Updated: Sep 5
The red sole on the base of Louboutin shoes has been the focus of both media and legal attention for many years.
There has been extensive litigation in the USA about the red sole (see here). In Europe, the issues have focused on Louboutin's various European trade marks for the red sole in relation to "Footwear (other than orthopaedic footwear)" in Benelux and "High-heeled shoes (except orthopaedic footwear)" at EUIPO.
description refers to Pantone 18.1663TP and notes that the outline of the shoe is "not part of the trademark but serves to show the positioning".
The trade mark is a sort of hybrid shape and colour mark where the claimed mark is the colour red on the sole of a heeled shoe (this is sometimes known as a position mark).
The registration of this mark became of particular strategic importance for Louboutin when Yves Saint Laurent brought out a range of red shoes where the sole was also red. As far as Louboutin was concerned this was clear infringement of its trade mark and it issued proceedings for trade mark infringement in the US. The US appellate court was less convinced that the red sole could always act as a “badge of origin” and limited the scope of the mark to situations where the upper shoe was a contrasting colour to the sole. This meant that YSL was able to keep selling red shoes with red soles in the US but not red soled shoes in other colours.
Similar issues arose when Louboutin sought to rely on its “red sole” marks in Europe. There is a recent decision from the CJEU which concerns Louboutin’s 2010 Benelux trade mark for the grey outline of a high heeled shoe with a sole in the colour red. This mark is registered in relation to “high-heeled shoes” in class 25. The Benelux trade mark attempts to disclaim the contour of the shoe which it says “is not part of the trade mark but is intended to show the positioning of the mark.”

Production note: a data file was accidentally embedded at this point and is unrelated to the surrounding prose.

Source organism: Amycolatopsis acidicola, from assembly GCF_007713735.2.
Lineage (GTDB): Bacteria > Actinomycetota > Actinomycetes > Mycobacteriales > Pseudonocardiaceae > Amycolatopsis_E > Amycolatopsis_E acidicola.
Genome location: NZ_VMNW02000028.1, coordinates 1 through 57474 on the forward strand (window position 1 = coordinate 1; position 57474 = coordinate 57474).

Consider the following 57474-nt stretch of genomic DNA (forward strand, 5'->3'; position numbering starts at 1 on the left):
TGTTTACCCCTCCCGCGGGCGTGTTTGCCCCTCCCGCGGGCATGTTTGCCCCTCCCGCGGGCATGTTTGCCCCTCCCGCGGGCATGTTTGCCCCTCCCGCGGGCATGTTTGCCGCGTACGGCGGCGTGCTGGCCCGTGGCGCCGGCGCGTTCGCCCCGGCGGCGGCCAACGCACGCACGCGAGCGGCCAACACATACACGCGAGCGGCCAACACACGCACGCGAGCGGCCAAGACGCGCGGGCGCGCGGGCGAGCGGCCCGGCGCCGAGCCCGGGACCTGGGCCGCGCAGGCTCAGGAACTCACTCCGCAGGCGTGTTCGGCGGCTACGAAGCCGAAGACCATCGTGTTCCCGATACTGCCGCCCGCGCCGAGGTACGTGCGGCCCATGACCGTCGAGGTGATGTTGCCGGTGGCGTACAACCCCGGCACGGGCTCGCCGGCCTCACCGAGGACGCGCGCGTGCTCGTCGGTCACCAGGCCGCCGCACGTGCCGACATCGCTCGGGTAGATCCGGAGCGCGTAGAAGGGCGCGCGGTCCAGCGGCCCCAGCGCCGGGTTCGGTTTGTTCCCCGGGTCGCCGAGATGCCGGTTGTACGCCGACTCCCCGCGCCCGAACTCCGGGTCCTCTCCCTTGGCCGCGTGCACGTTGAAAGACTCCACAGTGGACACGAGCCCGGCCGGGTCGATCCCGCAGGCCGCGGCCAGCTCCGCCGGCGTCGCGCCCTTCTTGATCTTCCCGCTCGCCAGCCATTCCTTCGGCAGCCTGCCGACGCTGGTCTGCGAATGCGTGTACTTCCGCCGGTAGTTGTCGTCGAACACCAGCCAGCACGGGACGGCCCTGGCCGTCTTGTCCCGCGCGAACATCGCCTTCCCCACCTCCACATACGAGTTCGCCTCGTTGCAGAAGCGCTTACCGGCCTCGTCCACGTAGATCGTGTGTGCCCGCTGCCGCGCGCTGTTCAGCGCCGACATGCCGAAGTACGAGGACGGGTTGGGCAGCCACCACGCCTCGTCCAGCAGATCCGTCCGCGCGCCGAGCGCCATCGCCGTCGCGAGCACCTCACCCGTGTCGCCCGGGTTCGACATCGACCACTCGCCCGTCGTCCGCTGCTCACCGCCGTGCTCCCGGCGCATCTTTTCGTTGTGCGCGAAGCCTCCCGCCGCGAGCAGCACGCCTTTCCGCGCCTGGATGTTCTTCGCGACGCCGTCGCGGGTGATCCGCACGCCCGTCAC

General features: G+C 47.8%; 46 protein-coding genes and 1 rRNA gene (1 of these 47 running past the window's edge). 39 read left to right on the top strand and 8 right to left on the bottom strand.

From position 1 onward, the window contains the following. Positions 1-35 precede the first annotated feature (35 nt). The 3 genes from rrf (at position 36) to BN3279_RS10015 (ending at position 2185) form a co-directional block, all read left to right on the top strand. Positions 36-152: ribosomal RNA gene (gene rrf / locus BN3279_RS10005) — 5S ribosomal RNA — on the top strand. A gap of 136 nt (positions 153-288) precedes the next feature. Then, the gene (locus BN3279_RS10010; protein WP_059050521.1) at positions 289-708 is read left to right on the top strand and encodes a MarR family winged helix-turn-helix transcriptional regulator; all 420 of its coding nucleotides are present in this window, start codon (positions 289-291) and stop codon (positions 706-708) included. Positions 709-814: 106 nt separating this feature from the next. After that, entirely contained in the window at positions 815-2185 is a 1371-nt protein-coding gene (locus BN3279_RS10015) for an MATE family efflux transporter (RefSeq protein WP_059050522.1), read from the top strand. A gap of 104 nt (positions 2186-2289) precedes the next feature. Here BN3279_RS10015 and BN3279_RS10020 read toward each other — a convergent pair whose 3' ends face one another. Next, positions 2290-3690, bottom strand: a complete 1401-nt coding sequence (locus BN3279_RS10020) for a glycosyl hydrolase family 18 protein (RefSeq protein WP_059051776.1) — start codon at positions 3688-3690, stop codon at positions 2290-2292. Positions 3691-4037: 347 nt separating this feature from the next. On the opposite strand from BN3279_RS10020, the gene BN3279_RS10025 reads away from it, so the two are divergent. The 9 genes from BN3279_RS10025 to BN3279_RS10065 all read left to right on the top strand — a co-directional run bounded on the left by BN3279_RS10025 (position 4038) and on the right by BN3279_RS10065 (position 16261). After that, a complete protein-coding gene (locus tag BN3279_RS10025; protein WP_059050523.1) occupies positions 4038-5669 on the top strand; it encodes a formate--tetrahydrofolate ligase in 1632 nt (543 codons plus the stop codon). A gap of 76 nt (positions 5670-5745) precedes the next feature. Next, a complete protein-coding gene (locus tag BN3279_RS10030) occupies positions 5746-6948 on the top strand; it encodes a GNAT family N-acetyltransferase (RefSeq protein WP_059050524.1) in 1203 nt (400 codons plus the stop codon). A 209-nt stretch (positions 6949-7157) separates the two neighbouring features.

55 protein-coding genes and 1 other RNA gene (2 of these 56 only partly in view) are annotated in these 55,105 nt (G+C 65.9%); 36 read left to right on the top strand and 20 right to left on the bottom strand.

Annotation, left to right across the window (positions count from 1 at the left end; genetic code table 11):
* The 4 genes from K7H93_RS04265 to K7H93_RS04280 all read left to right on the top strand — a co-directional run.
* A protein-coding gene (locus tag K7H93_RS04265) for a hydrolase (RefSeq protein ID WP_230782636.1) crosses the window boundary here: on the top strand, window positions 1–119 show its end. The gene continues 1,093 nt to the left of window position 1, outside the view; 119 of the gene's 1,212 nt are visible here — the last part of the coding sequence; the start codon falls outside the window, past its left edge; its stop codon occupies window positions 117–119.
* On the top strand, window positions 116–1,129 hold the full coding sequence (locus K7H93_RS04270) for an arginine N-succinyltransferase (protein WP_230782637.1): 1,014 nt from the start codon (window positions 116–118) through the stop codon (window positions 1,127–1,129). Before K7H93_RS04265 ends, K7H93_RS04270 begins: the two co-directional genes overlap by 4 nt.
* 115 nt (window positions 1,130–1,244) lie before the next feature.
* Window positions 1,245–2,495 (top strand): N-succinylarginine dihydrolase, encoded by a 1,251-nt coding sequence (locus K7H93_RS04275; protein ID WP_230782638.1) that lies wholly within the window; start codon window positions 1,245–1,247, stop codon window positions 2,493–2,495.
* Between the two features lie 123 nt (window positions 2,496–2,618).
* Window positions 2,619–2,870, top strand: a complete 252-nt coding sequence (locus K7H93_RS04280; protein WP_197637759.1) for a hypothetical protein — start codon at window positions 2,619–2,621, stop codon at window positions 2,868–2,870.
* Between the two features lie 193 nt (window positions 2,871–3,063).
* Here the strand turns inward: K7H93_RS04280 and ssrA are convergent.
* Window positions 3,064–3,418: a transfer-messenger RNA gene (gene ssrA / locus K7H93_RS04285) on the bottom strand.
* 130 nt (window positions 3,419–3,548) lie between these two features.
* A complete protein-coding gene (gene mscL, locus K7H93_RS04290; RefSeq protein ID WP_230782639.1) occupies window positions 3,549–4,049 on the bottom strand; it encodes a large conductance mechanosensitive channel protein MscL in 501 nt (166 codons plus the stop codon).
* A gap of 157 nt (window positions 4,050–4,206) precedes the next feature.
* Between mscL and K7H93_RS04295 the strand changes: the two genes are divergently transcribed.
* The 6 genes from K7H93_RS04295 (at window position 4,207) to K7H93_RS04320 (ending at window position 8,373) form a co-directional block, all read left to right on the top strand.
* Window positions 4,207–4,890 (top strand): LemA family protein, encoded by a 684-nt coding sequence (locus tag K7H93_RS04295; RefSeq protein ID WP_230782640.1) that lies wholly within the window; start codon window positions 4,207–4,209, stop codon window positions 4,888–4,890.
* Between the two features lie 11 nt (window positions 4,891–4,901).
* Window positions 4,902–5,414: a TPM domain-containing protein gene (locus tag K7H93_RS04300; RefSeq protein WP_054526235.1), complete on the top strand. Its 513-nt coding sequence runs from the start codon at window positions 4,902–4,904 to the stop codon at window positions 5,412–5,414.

Louboutin sought to rely on the mark to stop Van Haren, a Dutch shoe retail outlet, from selling shoes with red soles. The inevitable challenge to the trade mark’s validity followed. The main question was whether the Benelux mark is a shape mark or a colour mark. If it was a shape mark, the additional requirements for shape marks such as “substantial value” apply to the mark and could have meant that it is invalid. The relevant Advocate General was asked twice whether or not he thought that the mark is for a shape or a position. On both occasions he stated that, in his opinion, it is a shape. However, the the CJEU ultimately reached the conclusion that the mark was not a shape mark (an unusual departure by the CJEU from an Advocate General’s opinion and a relief for shoe aficionados). The case was referred back to the Belgium court for a final decision.
*Benelux is the name given to the joint registry for Belgium, Netherlands and Luxembourg.